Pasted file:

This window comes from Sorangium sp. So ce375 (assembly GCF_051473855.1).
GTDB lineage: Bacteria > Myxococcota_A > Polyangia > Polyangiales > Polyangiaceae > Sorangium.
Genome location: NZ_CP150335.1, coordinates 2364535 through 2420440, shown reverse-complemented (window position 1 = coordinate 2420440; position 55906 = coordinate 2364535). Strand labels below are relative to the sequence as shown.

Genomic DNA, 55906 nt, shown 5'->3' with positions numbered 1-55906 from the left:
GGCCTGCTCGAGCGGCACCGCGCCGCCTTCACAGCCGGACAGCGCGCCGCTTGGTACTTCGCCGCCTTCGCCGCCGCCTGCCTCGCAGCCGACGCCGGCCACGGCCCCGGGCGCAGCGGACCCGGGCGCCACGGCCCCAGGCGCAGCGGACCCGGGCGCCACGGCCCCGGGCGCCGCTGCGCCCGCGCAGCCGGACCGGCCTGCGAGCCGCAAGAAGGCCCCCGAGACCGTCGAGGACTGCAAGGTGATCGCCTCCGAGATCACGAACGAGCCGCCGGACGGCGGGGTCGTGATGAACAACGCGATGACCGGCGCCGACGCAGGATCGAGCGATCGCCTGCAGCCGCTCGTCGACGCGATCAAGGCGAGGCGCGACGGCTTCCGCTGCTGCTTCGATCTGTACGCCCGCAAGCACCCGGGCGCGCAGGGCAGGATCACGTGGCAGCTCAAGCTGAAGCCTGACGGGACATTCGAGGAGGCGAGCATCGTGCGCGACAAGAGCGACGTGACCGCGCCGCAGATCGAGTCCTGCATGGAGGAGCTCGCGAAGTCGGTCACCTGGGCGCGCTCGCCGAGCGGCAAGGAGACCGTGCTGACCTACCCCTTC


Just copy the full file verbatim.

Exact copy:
This window comes from Sorangium sp. So ce375 (assembly GCF_051473855.1).
GTDB lineage: Bacteria > Myxococcota_A > Polyangia > Polyangiales > Polyangiaceae > Sorangium.
Genome location: NZ_CP150335.1, coordinates 2364535 through 2420440, shown reverse-complemented (window position 1 = coordinate 2420440; position 55906 = coordinate 2364535). Strand labels below are relative to the sequence as shown.

Genomic DNA, 55906 nt, shown 5'->3' with positions numbered 1-55906 from the left:
GGCCTGCTCGAGCGGCACCGCGCCGCCTTCACAGCCGGACAGCGCGCCGCTTGGTACTTCGCCGCCTTCGCCGCCGCCTGCCTCGCAGCCGACGCCGGCCACGGCCCCGGGCGCAGCGGACCCGGGCGCCACGGCCCCAGGCGCAGCGGACCCGGGCGCCACGGCCCCGGGCGCCGCTGCGCCCGCGCAGCCGGACCGGCCTGCGAGCCGCAAGAAGGCCCCCGAGACCGTCGAGGACTGCAAGGTGATCGCCTCCGAGATCACGAACGAGCCGCCGGACGGCGGGGTCGTGATGAACAACGCGATGACCGGCGCCGACGCAGGATCGAGCGATCGCCTGCAGCCGCTCGTCGACGCGATCAAGGCGAGGCGCGACGGCTTCCGCTGCTGCTTCGATCTGTACGCCCGCAAGCACCCGGGCGCGCAGGGCAGGATCACGTGGCAGCTCAAGCTGAAGCCTGACGGGACATTCGAGGAGGCGAGCATCGTGCGCGACAAGAGCGACGTGACCGCGCCGCAGATCGAGTCCTGCATGGAGGAGCTCGCGAAGTCGGTCACCTGGGCGCGCTCGCCGAGCGGCAAGGAGACCGTGCTGACCTACCCCTTC